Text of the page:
Caroll discusses the concept of entropy in depth because it is central to his theory, then gives a whirlwind tour of the main statements in special and general relativity, and also of the most popular interpretations of quantum mechanics. He concludes that the nature of time is still an open issue, without much hope of being solved with our current understanding of the physical laws of the universe, at least until quantum gravity is finally integrated into a unified system of laws. It seems that since we get different configurations of matter when we account for entropy at first without and then with gravity, we will need to understand what happens inside of black holes and on the other side of their event horizon, where quantum gravity becomes important. Since 2010, when Caroll wrote the book, we have made a few more discoveries concerning the nature of gravity, but from what I can gather there is still no definitive theory to integrate the theory of gravity from general relativity with quantum physics. So the answer may still lie out there.

I guess one person’s enjoyment of a science book comes down to how much they can actually follow the author’s line of reasoning and understand the author’s conclusions. So for light reading or an introduction and background information you could do worse than read something by James Gleick, but if you feel ready to go to the next level I definitely recommend Caroll. It is demanding, frustrating at times, but well worth the time invested, and has a great bibliography, with suggested reading material both for the specialist and for the reader of popular non-fiction.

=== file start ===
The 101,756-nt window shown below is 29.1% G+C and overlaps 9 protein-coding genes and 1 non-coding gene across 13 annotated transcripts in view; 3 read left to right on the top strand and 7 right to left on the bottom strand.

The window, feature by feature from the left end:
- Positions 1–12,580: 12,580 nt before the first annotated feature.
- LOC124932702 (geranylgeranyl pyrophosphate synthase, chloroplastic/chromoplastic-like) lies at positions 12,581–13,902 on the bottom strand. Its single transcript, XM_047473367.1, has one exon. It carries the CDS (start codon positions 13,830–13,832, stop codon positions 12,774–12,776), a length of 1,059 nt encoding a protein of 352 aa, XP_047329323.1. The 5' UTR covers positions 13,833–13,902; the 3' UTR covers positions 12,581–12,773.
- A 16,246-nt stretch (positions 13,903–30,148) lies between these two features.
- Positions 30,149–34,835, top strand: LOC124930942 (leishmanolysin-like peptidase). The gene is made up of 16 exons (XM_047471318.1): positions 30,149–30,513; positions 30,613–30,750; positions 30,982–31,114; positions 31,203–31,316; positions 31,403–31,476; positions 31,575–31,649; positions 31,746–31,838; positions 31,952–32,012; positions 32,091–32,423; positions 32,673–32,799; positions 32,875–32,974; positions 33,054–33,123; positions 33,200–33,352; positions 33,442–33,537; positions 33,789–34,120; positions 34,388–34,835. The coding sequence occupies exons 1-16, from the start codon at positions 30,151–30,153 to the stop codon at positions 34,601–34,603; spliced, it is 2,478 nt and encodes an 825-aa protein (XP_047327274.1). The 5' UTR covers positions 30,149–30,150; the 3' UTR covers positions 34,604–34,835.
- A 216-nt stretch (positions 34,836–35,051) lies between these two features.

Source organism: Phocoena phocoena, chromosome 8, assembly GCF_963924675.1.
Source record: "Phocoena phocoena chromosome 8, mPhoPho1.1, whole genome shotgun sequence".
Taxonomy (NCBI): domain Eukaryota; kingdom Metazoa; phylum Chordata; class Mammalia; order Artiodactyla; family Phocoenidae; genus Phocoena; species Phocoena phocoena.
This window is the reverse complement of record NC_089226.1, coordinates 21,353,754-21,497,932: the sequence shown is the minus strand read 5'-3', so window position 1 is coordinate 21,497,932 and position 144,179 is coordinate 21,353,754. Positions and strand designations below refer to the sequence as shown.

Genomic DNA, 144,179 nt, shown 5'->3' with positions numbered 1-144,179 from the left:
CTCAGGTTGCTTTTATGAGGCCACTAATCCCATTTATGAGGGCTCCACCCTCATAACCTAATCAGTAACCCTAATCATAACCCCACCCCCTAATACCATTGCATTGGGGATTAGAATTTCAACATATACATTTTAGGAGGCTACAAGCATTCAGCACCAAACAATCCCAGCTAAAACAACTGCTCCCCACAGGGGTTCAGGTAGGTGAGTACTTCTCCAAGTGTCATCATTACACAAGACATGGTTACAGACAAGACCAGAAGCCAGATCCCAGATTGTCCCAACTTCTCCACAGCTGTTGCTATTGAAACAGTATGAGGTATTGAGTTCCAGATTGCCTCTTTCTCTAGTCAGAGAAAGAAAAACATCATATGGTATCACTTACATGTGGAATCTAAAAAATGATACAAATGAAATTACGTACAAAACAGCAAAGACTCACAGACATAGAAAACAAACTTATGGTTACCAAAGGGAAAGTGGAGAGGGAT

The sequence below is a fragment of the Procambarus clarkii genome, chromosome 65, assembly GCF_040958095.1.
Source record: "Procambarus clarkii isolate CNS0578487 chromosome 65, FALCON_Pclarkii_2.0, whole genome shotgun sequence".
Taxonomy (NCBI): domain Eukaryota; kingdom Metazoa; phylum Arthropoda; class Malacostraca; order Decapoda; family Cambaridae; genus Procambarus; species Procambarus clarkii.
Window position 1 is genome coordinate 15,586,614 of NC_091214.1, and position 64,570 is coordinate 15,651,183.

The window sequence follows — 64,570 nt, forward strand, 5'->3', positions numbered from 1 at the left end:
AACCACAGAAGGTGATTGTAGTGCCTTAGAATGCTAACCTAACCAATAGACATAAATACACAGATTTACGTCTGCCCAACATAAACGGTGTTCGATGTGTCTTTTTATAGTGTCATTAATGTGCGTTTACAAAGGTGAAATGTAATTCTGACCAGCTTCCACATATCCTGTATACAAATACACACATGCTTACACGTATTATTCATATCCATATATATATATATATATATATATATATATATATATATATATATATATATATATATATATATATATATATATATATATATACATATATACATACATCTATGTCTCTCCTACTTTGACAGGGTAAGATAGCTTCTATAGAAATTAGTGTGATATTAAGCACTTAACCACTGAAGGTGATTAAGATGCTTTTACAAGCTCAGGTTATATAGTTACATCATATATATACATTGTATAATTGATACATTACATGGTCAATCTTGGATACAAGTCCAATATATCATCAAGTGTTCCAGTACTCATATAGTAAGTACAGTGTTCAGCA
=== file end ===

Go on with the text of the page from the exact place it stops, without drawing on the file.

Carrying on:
Profile Image for Nicholas.
552 reviews62 followers
July 7, 2011
Simply the best popular physics book I've ever read. Carroll is amazingly lucid, practical and totally excited about the subject while being conscious of the problems inherent in understanding something that is so fundamental to our existence that we take it for granted: time.

What is time? Does it exist naturally, or is it emergent from some other property of the universe? These are the grand questions that drive From Eternity to Here. In fact, the questions are so grand, and so monumental, Carroll can't help but comment on the scope of modern physics from classical mechanics and relativity to the absurd realities of quantum mechanics. Within From Eternity the lay reader will find a candid and clear discussion of pretty much anything physics related a non-specialist would want to know (and perhaps a few things you didn't).